Baywatch star Pamela Anderson is part of the latest anti-salmon farming campaign with an organization helmed by a man who has argued that the global population should be reduced by several billion people.
Anderson, already on the board of directors of the radical Sea Shepherd Conservation Society, partnered with them to investigate the supposedly secretive world of salmon farming and film a PSA about alleged health and environmental risks.
She warned pregnant women that eating farmed salmon could be dangerous for their unborn babies, and claimed the fish farming industry is making it difficult for whales to “feed their families.”
Katie Pohlman of Eco-Watch, a liberal website devoted to “green” issues, wrote a favorable story about Anderson’s campaign for Alternet on July 18. In her article, Pohlman wrote about Sea Shepherd’s campaign to expose the damage to the environment caused by salmon farming, which she described as “an industry shrouded in secrecy.”
Sea Shepherd’s main argument against farm raised salmon is that they are “full of harmful chemicals” and it is healthier to eat wild salmon.
In the PSA, Anderson presented this view as a fact, stating, “Doctors and scientists are warning women that farmed salmon fat is high in chemicals that can be harmful to the development of their babies.”
But some doctors and scientists claim the differences between wild and farmed fish have been exaggerated.
According to an article on the health website Greatist, it is true that farmed salmon have more fat and store more “environmental contaminants.” Citing a 2007 study published in Environmental Science & Technology, the article also revealed the “substances” found in farmed salmon were “still about sixty times lower than the level of concern for human consumption that has been established by both Health Canada and the FDA.”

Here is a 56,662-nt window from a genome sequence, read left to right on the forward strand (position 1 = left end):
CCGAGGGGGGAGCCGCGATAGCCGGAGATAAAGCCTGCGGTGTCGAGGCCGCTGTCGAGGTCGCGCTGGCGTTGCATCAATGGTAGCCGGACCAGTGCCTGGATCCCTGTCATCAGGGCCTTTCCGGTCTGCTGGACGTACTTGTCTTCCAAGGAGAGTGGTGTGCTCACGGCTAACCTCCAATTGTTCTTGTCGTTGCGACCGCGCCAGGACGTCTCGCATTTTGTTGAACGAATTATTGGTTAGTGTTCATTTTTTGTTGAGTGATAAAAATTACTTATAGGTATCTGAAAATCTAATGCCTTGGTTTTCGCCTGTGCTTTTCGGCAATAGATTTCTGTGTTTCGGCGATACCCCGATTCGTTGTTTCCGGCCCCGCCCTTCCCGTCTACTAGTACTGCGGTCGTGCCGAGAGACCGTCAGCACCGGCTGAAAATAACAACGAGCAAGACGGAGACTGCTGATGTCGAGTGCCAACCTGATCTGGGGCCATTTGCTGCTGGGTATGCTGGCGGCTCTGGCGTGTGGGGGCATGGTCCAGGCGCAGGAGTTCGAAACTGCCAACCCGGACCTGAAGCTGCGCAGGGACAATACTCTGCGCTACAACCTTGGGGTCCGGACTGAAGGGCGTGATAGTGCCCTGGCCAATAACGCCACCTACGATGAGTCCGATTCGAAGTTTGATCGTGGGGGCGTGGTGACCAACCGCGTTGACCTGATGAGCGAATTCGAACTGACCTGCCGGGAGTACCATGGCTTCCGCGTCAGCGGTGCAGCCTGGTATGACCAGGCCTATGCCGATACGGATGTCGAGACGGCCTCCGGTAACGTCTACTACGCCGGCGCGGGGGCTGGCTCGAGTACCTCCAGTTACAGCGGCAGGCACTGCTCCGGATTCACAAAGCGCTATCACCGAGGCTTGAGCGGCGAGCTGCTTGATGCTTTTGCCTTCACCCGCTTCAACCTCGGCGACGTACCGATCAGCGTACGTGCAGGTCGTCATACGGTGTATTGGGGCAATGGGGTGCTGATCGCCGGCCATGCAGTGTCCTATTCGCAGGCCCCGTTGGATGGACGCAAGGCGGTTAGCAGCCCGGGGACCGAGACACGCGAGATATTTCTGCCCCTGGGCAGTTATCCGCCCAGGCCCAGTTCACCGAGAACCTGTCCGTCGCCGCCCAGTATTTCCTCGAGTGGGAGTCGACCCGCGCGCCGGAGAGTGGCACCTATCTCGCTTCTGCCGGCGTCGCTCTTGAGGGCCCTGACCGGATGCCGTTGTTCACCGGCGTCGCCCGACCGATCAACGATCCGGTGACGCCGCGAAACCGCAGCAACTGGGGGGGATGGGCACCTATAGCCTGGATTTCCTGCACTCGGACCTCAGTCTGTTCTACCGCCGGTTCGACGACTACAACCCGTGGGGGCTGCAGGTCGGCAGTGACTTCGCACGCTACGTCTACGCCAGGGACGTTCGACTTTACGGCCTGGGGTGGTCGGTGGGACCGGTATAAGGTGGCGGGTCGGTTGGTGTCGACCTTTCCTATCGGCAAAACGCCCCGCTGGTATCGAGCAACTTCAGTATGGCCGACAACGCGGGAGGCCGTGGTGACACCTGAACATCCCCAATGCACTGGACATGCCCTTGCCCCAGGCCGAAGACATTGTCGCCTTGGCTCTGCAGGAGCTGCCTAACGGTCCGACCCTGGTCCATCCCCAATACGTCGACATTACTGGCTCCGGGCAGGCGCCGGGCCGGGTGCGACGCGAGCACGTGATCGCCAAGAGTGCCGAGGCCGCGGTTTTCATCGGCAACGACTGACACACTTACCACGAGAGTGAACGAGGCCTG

A Shape magazine article by contributor Dr. Mike Roussell mentioned that in 2011, Environmental Science & Technology published a study that discovered both farmed and wild salmon have been known to contain high levels of polychlorinated biphenyls (PCBs).
Just in case the health angle was not compelling enough, Anderson also informed viewers that salmon farming is responsible for the decreasing wild salmon population, and therefore indirectly harmful to whales.
“Please do not put farmed salmon on your plate, and know by that simple choice, you are helping mother whales in Canada feed and raise their own healthy families,” Anderson requested.
Anderson’s activism is well established. She is on the Sea Shepherd board of directors and is a longtime PETA supporter. In 2015, she recreated the famous shower scene from Alfred Hitchcock’s film Psycho for PETA’s campaign against meat and dairy farms.
But Sea Shepherd is no ordinary save the whales organization. It’s a radical group whose behavior against Japanese whaling ships prompted a U.S. court to rule them “pirates.”
According to The Guardian, the judge wrote, “You don’t need a peg leg or an eye patch. When you ram ships; hurl containers of acid; drag metal-reinforced ropes in the water to damage propellers and rudders; launch smoke bombs and flares with hooks; and point high-powered lasers at other ships, you are, without a doubt, a pirate, no matter how high-minded you believe your purpose to be.”
Sea Shepherd’s founder and leader Paul Watson has also made his anti-human views very clear. In 2007, he claimed people were “killing our host the planet Earth.” Watson then called for reducing the human population to less than 1 billion people. At that time the world population was more than 6.5 billion. Now it’s even higher. His editorial called human beings the “AIDS of the Earth” and insisted that communities be no larger than 20,000 people.